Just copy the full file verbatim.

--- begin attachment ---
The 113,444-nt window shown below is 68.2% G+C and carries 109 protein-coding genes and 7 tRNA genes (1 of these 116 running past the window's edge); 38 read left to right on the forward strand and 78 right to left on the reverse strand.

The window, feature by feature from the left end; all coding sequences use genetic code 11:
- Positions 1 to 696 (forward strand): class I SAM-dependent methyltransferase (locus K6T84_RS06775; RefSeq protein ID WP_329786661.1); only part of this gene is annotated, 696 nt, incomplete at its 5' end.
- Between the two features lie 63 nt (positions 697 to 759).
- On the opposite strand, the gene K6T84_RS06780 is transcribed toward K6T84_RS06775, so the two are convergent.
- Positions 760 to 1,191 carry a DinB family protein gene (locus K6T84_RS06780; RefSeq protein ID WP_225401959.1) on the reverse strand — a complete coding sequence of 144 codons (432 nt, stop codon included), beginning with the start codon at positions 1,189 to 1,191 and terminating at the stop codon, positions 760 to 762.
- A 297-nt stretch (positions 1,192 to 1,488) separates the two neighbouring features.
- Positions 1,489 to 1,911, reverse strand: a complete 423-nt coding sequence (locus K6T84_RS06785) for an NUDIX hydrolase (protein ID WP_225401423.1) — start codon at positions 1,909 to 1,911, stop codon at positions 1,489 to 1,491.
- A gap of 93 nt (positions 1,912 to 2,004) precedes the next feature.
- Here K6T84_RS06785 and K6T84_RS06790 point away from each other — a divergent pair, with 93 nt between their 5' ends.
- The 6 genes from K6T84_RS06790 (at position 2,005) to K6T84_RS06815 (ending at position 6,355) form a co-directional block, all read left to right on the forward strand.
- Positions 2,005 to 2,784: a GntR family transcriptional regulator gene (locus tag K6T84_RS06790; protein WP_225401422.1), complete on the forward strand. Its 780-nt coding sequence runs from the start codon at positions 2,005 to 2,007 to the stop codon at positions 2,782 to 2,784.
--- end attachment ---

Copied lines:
The 113,444-nt window shown below is 68.2% G+C and carries 109 protein-coding genes and 7 tRNA genes (1 of these 116 running past the window's edge); 38 read left to right on the forward strand and 78 right to left on the reverse strand.

The window, feature by feature from the left end; all coding sequences use genetic code 11:
- Positions 1 to 696 (forward strand): class I SAM-dependent methyltransferase (locus K6T84_RS06775; RefSeq protein ID WP_329786661.1); only part of this gene is annotated, 696 nt, incomplete at its 5' end.
- Between the two features lie 63 nt (positions 697 to 759).
- On the opposite strand, the gene K6T84_RS06780 is transcribed toward K6T84_RS06775, so the two are convergent.
- Positions 760 to 1,191 carry a DinB family protein gene (locus K6T84_RS06780; RefSeq protein ID WP_225401959.1) on the reverse strand — a complete coding sequence of 144 codons (432 nt, stop codon included), beginning with the start codon at positions 1,189 to 1,191 and terminating at the stop codon, positions 760 to 762.
- A 297-nt stretch (positions 1,192 to 1,488) separates the two neighbouring features.
- Positions 1,489 to 1,911, reverse strand: a complete 423-nt coding sequence (locus K6T84_RS06785) for an NUDIX hydrolase (protein ID WP_225401423.1) — start codon at positions 1,909 to 1,911, stop codon at positions 1,489 to 1,491.
- A gap of 93 nt (positions 1,912 to 2,004) precedes the next feature.
- Here K6T84_RS06785 and K6T84_RS06790 point away from each other — a divergent pair, with 93 nt between their 5' ends.
- The 6 genes from K6T84_RS06790 (at position 2,005) to K6T84_RS06815 (ending at position 6,355) form a co-directional block, all read left to right on the forward strand.
- Positions 2,005 to 2,784: a GntR family transcriptional regulator gene (locus tag K6T84_RS06790; protein WP_225401422.1), complete on the forward strand. Its 780-nt coding sequence runs from the start codon at positions 2,005 to 2,007 to the stop codon at positions 2,782 to 2,784.